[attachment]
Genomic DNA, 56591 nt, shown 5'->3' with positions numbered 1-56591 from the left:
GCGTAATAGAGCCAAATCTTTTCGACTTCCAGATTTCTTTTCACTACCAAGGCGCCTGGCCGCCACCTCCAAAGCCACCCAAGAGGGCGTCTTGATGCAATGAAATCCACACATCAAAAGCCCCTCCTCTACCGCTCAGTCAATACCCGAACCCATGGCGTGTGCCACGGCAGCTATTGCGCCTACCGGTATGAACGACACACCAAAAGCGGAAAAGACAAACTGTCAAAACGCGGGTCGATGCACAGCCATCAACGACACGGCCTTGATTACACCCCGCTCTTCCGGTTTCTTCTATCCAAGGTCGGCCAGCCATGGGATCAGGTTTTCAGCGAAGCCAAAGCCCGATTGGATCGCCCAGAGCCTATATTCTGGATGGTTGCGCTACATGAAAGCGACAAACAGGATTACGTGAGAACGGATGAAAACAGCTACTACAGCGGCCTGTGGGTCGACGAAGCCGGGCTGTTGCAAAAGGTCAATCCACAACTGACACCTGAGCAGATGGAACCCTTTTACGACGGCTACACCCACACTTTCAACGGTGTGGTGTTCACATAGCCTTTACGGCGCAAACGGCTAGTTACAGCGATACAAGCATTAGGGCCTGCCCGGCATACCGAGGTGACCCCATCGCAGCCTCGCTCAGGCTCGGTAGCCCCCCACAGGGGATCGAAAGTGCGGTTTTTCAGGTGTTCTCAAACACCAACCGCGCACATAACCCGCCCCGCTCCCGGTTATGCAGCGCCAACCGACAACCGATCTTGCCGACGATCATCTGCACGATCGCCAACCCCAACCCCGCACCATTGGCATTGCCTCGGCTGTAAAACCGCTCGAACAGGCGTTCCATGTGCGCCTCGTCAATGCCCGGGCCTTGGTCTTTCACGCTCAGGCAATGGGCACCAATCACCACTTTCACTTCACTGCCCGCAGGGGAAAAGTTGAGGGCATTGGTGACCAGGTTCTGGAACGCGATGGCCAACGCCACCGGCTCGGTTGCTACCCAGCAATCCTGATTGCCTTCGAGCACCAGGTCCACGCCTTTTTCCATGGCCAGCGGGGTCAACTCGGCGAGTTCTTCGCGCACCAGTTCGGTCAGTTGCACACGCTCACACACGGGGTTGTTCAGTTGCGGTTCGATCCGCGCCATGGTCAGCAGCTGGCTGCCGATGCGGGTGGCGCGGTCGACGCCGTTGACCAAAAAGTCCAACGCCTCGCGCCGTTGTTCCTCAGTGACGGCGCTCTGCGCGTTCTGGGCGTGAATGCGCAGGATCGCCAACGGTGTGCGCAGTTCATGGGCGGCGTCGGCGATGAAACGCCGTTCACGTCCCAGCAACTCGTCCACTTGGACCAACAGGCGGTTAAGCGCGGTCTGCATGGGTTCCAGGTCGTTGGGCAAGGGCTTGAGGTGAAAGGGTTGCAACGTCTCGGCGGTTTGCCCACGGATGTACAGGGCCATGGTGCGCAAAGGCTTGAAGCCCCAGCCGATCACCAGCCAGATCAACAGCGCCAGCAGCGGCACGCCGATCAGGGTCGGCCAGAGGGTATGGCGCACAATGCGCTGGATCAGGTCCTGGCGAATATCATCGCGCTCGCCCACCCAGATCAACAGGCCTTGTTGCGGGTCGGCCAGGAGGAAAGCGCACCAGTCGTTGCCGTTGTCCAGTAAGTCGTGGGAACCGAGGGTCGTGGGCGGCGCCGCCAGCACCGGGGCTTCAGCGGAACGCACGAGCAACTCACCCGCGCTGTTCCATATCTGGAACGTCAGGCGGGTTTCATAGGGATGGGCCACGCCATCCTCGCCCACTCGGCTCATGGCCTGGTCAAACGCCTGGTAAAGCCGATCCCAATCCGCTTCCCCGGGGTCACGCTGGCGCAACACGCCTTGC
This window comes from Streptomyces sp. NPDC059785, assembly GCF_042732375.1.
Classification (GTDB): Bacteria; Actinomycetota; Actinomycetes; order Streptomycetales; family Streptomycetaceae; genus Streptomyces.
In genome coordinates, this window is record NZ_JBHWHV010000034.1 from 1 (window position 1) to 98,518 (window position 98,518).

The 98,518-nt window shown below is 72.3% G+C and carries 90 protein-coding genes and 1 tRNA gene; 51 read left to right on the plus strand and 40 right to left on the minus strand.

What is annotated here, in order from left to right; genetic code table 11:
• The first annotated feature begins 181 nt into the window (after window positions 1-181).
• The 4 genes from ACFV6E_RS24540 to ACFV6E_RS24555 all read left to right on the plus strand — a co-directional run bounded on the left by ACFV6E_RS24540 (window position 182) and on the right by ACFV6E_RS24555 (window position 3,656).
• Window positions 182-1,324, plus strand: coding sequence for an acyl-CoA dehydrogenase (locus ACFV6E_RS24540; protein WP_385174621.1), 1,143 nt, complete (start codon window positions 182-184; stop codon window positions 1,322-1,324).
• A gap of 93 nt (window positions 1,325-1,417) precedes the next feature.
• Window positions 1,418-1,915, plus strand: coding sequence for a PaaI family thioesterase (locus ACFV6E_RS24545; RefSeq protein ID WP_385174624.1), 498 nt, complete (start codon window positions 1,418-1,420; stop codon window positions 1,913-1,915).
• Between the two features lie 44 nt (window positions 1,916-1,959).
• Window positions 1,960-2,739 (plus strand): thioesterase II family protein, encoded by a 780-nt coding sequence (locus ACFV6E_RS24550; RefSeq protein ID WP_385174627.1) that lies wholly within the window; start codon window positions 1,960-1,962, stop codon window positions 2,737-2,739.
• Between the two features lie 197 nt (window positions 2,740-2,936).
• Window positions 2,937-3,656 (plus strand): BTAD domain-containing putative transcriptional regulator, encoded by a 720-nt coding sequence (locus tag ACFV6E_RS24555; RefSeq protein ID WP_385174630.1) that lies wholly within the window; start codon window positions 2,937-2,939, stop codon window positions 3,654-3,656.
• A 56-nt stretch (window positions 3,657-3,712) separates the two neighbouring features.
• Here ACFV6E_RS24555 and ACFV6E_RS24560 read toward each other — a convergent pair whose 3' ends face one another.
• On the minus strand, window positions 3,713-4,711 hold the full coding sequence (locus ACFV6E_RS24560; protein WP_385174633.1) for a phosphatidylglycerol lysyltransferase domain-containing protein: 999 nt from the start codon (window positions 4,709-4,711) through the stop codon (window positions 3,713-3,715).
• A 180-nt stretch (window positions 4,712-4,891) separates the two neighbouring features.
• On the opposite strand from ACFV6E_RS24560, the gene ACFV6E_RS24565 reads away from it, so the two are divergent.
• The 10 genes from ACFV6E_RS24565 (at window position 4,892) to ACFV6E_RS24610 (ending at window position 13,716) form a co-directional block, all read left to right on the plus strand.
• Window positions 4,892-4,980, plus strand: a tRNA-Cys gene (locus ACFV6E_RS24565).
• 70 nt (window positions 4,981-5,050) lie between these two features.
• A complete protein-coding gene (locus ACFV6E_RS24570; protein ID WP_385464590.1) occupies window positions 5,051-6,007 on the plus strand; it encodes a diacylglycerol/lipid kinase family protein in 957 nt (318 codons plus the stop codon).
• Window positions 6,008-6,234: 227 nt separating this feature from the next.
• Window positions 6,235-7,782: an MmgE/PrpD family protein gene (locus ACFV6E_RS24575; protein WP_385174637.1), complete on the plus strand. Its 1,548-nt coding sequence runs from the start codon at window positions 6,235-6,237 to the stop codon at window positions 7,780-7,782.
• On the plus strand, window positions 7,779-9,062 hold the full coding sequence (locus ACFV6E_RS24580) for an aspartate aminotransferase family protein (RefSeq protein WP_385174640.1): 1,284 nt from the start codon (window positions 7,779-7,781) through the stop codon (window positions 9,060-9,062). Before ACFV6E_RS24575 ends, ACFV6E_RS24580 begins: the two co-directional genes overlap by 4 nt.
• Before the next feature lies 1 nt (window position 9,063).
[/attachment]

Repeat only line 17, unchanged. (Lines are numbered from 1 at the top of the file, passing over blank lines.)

• A 56-nt stretch (window positions 3,657-3,712) separates the two neighbouring features.